US News, Forbes, USA Today, Money Magazine, Princeton Review, and Niche are just a few of the many college rankings available for parents and students to review. Most college experts agree these rankings should have little weight when choosing a college.
But let’s get real for a moment, we all rank everything: from movies, to music, to restaurants, to hotels, to companies.
Consumer reports ranks just about everything known to man: appliances, electronics, automobiles, and more. The New York Times Bestseller lists ranks books. Rankings are a part of our lives.
So what’s all the fuss about college rankings? It’s there because some believe parents and students use rankings for the wrong reason—to choose a college based on a college’s rank. But is that really so horrible? Whichever rankings report you choose, there will be flaws because no ranking system is perfect.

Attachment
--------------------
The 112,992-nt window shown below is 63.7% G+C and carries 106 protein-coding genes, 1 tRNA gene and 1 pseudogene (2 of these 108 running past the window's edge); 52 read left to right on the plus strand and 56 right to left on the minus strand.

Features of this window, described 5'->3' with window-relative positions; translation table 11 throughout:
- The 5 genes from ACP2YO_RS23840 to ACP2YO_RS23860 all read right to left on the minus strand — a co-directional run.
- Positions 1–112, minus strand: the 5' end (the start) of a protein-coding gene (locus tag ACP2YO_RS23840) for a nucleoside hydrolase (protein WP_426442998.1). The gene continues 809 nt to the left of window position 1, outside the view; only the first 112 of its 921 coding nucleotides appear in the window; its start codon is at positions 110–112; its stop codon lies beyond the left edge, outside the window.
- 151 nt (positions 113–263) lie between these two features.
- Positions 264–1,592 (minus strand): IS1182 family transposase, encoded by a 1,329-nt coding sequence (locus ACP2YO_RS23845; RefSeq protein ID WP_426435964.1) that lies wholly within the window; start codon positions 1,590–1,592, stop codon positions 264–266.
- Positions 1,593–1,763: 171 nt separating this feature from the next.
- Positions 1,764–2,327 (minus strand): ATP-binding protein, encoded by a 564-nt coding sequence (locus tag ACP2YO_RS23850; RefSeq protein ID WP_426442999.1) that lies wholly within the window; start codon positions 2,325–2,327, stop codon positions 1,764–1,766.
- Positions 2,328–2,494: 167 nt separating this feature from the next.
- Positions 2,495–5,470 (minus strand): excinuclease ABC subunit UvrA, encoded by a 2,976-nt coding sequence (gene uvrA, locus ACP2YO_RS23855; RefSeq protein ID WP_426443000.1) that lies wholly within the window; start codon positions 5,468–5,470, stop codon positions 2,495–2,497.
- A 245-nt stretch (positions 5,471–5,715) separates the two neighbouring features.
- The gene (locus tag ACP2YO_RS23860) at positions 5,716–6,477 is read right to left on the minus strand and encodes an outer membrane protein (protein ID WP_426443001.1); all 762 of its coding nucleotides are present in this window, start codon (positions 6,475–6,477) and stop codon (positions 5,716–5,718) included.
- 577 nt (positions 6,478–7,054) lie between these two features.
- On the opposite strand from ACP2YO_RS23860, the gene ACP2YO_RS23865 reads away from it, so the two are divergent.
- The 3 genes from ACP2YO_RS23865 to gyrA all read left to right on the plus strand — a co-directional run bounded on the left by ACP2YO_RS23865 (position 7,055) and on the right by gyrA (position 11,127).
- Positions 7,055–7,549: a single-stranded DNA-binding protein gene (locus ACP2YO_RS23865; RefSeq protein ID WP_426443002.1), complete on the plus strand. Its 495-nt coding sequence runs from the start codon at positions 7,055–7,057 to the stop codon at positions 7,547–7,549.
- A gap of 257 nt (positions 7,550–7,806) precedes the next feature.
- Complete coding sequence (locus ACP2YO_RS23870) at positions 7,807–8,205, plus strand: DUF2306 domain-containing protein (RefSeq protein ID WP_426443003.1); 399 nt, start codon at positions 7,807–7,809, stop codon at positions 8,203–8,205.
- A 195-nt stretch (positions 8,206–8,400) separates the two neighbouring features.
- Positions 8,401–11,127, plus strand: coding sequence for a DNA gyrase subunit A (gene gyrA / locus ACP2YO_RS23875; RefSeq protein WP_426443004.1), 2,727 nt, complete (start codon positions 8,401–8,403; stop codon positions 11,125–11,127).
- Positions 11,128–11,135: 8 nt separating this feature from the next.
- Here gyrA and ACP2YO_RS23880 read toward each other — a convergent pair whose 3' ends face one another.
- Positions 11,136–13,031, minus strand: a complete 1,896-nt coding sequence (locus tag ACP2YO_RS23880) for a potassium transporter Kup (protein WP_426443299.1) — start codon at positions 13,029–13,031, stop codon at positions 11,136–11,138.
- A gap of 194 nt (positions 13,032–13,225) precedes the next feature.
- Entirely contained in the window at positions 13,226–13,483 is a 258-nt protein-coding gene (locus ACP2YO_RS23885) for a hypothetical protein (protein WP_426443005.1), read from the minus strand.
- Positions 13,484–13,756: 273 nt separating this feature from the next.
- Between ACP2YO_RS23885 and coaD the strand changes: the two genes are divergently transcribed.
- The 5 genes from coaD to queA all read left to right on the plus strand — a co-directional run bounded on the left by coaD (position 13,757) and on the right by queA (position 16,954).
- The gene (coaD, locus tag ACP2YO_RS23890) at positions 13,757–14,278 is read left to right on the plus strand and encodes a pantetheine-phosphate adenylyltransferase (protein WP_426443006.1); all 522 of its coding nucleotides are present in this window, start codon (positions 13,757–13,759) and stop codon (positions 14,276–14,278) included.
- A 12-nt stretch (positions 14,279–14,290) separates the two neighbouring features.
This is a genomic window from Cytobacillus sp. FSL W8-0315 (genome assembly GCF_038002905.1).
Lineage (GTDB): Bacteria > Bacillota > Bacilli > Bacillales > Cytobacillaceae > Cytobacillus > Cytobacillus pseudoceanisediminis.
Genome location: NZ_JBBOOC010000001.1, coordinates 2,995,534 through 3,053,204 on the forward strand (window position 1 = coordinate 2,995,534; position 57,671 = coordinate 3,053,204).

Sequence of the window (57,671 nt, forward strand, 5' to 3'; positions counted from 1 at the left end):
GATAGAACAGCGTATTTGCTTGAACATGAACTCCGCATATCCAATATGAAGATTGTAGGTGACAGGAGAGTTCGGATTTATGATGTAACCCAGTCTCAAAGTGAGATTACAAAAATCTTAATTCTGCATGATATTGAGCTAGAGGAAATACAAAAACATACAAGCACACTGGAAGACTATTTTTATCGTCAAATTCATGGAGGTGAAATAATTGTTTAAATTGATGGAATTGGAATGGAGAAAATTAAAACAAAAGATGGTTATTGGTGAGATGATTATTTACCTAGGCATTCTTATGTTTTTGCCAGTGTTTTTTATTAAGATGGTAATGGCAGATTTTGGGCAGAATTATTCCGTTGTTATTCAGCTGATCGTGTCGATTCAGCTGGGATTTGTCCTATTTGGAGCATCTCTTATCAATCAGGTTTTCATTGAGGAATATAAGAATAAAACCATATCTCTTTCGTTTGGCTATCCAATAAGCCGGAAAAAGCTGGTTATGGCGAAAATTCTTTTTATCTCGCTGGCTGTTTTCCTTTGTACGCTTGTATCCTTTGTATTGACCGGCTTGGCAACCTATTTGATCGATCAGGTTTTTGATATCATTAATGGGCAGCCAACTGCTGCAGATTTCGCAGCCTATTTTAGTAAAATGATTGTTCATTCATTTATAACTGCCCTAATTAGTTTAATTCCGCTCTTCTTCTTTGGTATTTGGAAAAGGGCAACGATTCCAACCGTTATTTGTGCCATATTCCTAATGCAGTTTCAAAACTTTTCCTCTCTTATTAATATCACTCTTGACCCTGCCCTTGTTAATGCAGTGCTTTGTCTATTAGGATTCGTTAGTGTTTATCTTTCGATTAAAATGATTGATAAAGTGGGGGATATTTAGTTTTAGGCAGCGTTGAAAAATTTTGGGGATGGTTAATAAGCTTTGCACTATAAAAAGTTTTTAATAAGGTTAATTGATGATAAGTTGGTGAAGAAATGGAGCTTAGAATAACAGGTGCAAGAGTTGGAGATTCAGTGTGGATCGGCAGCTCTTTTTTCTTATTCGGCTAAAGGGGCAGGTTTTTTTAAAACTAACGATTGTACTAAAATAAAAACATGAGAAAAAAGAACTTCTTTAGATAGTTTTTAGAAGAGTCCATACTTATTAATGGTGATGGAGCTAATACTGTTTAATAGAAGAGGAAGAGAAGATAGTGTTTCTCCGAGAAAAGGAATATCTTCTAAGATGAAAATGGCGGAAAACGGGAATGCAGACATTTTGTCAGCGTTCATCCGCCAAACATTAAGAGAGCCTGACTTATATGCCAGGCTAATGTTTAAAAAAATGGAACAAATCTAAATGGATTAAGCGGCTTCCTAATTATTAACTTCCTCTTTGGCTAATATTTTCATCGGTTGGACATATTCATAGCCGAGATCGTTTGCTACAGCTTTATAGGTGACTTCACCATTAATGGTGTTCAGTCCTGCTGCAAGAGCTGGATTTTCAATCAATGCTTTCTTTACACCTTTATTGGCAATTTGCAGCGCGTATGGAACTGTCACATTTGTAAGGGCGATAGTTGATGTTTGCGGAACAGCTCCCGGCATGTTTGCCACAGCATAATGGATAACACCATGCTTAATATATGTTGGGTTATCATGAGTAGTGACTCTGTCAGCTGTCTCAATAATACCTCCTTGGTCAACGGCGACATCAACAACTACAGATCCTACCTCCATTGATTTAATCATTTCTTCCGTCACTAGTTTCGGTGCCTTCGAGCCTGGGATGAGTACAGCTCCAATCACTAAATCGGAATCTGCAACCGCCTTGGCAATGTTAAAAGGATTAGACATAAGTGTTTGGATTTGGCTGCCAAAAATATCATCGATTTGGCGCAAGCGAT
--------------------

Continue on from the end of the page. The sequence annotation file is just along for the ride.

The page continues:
As with all other rankings, we should use them as a place to begin. Looking for a car? Consumer reports ranks cars based on multiple criteria—choose the ones that are important to you. Getting ready to purchase a new computer? Tech magazines and web sites rank them based on performance and functionality. These provide consumers with information for further research.
How are college rankings any different than other rankings? They aren’t. Use them for a base of reference. Add them to part of the process of finding a good fit college for your student. Don’t throw away the baby with the bath water by discounting them altogether. No ranking system is perfect, but they can provide you with a place to begin and a means to rule out colleges that don’t fit your preferences.
Be smart however and do your research. What will you end up with? Your own rankings based on the criteria your student chooses. That means that your rankings are the best!
Check out my guide for parents: Parents Countdown to College Crash Course